long ago ideas

“When we are tired, we are attacked by ideas we conquered long ago." - Friedrich Nietzsche. Long ago, Joseph Smith and Oliver Cowdery conquered false claims that the Book of Mormon was fiction or that it came through a stone in a hat. But these old claims have resurfaced in recent years. To conquer them again, we have to return to what Joseph and Oliver taught.

Friday, June 24, 2016

Volcanoes, Earthquakes and Book of Mormon geography

Today's news brought to mind an aspect of the geography issue I've written about before.

The Atlantic, June 23, 2016
Of all the imaginary requirements for the real-world setting for the Book of Mormon, my favorite is volcanoes. I've written about this before. People have been trained to think the Book of Mormon describes volcanoes. See, e.g., the Encyclopedia of Mormonism: "The land also apparently experienced occasional volcanic eruptions and earthquakes (3 Ne. 8:5-18)." [People can believe whatever they want, but when they read a citation to a scripture that doesn't say what the author claims, people need to think for themselves.]

Because there are no volcanoes east of the Rocky Mountains, the thinking goes, the Book of Mormon could not have taken place in North America.

To challenge my concept of Book of Mormon geography, people ask me, "Where are the volcanoes in the central and eastern United States?"

To which I always respond, "Where are the volcanoes in the Book of Mormon?"

Sometimes these people actually search the scriptures on their phones for the term volcano, confident by what they've been taught that the word is in there. Of course, it's not. When these people discover this, they are always surprised. (People who have relied on what they've been taught about this subject, instead of relying on the scriptures, are often surprised. That entry in Encyclopedia of Mormonism has other non-scriptural claims as well.)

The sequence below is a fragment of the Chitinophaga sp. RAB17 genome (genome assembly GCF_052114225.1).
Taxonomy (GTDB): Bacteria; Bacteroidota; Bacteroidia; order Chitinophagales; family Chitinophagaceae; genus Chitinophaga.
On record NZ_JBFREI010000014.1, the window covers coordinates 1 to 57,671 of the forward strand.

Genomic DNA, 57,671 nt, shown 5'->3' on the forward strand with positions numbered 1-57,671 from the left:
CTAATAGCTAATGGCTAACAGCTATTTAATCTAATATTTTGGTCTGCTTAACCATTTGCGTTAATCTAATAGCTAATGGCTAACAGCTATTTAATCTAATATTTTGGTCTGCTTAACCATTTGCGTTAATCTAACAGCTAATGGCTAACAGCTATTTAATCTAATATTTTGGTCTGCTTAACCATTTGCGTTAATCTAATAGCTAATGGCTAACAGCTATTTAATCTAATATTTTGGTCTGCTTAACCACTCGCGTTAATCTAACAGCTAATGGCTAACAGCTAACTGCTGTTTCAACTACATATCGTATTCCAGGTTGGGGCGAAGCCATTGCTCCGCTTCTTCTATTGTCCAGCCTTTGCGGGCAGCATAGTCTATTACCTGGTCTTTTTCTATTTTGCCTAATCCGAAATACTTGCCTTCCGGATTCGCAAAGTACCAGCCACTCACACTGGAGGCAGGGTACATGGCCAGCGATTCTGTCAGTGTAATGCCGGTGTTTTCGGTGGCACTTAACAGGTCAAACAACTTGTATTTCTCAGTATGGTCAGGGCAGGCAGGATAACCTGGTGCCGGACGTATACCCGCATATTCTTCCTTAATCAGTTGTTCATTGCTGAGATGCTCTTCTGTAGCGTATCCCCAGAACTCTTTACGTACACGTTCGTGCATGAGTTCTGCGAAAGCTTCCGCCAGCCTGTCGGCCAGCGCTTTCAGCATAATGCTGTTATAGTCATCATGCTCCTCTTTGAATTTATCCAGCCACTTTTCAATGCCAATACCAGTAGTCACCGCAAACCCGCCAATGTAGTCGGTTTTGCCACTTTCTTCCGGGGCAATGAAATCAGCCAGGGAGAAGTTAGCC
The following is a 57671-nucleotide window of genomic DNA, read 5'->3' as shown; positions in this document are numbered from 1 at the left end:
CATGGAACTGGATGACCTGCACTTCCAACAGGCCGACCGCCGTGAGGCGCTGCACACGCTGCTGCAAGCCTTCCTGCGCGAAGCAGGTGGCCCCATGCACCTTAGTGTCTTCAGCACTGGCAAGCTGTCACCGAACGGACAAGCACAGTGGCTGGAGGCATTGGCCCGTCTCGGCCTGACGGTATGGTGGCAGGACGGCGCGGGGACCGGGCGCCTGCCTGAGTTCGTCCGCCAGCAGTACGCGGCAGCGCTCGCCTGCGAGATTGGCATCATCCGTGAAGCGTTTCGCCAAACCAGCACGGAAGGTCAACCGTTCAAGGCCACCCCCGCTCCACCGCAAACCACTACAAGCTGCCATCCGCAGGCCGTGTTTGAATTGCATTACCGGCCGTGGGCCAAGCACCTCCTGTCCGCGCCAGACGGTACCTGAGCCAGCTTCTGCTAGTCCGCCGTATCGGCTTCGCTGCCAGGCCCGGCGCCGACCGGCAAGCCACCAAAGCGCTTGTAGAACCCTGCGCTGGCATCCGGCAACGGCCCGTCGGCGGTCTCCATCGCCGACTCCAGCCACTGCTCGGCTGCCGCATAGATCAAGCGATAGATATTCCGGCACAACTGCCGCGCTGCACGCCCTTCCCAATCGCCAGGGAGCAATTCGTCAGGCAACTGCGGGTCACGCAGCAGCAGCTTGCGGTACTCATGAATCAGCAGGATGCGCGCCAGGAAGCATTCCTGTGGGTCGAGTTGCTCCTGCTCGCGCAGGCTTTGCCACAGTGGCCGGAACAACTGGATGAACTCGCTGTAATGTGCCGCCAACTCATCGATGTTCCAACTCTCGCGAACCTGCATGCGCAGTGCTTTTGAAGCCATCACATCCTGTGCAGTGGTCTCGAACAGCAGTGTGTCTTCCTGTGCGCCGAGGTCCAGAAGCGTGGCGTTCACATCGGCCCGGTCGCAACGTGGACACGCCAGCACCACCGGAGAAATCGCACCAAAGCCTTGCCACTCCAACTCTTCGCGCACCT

The corollary to the volcano requirement is that there are no earthquakes in the central and eastern U.S. I hear this one a lot, too. "Okay, maybe there aren't volcanoes in the Book of Mormon, but there are definitely earthquakes, and there are no earthquakes in the central and eastern U.S."

I mention the New Madrid earthquakes, and they usually have no idea what I'm talking about because they never learn about that in their CES/BYU classes or from reading the citation cartel's articles.

But we don't have to go back in history. Anyone who keeps up with FEMA knows this:

"In 1999, FEMA identified four hazards in the United States that, were they consummated in all their destructive wonder, would be worthy of the title “catastrophic.” They were: a major earthquake hitting Los Angeles, a major hurricane hitting Miami, a major hurricane hitting New Orleans (check), and a giant earthquake hitting the Central US."

The quotation is from an article published yesterday by the Atlantic. You should read it, here.

The events described in 3 Nephi were also described by the people who survived the New Madrid earthquakes along the Mississippi in the early 1800s. No need for an imaginary volcano.

BTW, for those with ears to hear, there was an earthquake in Hopewell, Tennessee, a week ago. Hopewell is about 25 miles northeast of Chattanooga.

More food for thought. The Book of Mormon covers 1,000 years of history, never once mentioning a volcano, either literally or by metaphor. Seems to me that excludes any proposed location that features volcanoes.

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